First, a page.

Outcome of children with respiratory symptoms without objective evidence of asthma: a two-year, prospective, follow-up study

Acta Paediatr. 1998 Feb;87(2):165-8. doi: 10.1080/08035259850157606.


This study evaluated the outcome of 33 children with asthma-like symptoms without objective evidence of asthma, and the role of certain factors in predicting the development of clinical asthma in these children. Data on symptom histories, lung functions (flow-volume spirometry, free running test and methacholine inhalation challenge test) and atopic sensitization (skin prick tests and markers of eosinophilic inflammation) were collected twice with an interval of 2 y, and the diagnoses were re-evaluated after the follow-up period. Based on the results, it was concluded that one-third of the children with prolonged or recurrent lower airway symptoms, such as cough or wheeze, either have mild asthma or will develop asthma in the near future. Children who had a significant response [> or = 10% fall in forced expiratory volume in 1 s (FEV1)] in the free running test formed a risk group for active asthma, whereas other baseline characteristics seemed not to predict the outcome.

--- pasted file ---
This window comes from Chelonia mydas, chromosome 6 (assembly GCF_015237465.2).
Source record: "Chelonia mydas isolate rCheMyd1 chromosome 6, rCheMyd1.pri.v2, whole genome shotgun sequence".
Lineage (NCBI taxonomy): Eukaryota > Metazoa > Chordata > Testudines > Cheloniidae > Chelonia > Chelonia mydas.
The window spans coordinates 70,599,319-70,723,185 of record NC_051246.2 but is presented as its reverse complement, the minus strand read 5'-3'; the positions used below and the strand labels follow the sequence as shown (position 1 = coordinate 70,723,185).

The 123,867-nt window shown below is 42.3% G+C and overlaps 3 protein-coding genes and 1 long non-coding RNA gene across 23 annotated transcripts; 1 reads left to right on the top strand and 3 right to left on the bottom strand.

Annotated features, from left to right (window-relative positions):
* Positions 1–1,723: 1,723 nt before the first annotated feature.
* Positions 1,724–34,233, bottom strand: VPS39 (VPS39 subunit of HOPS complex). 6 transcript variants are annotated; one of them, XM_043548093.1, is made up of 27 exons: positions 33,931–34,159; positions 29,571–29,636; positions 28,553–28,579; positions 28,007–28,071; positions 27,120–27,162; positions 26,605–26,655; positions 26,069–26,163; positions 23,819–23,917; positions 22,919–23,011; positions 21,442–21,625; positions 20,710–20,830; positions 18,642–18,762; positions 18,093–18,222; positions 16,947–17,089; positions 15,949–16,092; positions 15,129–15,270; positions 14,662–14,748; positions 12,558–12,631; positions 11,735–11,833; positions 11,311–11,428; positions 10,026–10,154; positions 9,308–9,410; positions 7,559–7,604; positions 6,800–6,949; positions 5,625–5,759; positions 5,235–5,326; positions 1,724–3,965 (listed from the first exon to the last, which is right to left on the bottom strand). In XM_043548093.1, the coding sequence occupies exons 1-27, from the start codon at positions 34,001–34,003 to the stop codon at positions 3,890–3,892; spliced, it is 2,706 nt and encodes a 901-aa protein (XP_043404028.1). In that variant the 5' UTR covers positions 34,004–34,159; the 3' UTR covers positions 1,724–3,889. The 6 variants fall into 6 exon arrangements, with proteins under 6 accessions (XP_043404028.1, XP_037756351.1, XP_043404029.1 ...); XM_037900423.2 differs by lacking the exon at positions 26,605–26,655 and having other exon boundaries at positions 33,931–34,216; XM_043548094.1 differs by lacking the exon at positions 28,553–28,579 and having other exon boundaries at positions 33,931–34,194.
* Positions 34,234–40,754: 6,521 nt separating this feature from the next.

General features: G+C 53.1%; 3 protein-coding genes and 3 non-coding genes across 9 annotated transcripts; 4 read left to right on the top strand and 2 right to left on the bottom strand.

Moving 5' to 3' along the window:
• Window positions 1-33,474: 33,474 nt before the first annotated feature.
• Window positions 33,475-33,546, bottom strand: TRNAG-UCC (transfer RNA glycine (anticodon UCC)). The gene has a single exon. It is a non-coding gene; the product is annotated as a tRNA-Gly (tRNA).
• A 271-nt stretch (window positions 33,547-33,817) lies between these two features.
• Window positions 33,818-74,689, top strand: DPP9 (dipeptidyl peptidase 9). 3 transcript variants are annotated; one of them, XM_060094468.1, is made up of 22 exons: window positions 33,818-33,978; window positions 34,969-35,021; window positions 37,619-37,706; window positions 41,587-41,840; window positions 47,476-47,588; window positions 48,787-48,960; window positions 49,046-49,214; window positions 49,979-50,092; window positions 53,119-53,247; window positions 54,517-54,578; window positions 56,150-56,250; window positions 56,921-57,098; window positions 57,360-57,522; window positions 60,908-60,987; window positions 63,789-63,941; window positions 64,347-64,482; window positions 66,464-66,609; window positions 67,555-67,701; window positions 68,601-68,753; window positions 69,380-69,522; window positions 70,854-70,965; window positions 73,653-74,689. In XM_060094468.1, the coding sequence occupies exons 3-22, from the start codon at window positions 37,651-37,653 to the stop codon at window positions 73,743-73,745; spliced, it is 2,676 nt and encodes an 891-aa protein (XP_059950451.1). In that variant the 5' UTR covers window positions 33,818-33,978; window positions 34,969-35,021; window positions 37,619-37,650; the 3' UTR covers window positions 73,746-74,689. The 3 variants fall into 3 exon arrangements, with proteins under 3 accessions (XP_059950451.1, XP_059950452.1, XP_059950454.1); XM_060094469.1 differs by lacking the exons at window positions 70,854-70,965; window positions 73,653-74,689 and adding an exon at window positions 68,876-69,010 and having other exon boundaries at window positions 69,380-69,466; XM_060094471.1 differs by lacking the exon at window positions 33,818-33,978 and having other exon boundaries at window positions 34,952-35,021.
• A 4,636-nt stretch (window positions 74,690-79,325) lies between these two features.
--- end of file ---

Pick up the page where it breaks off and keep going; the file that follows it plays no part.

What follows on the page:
Publication types

  • Research Support, Non-U.S. Gov't

MeSH terms

  • Asthma / complications*
  • Asthma / diagnosis*
  • Asthma / drug therapy
  • Child
  • Cough / complications*
  • Follow-Up Studies
  • Humans
  • Hypersensitivity, Immediate / diagnosis
  • Outcome Assessment, Health Care*
  • Peak Expiratory Flow Rate
  • Prospective Studies
  • Respiratory Function Tests
  • Respiratory Sounds*
  • Skin Tests
  • Surveys and Questionnaires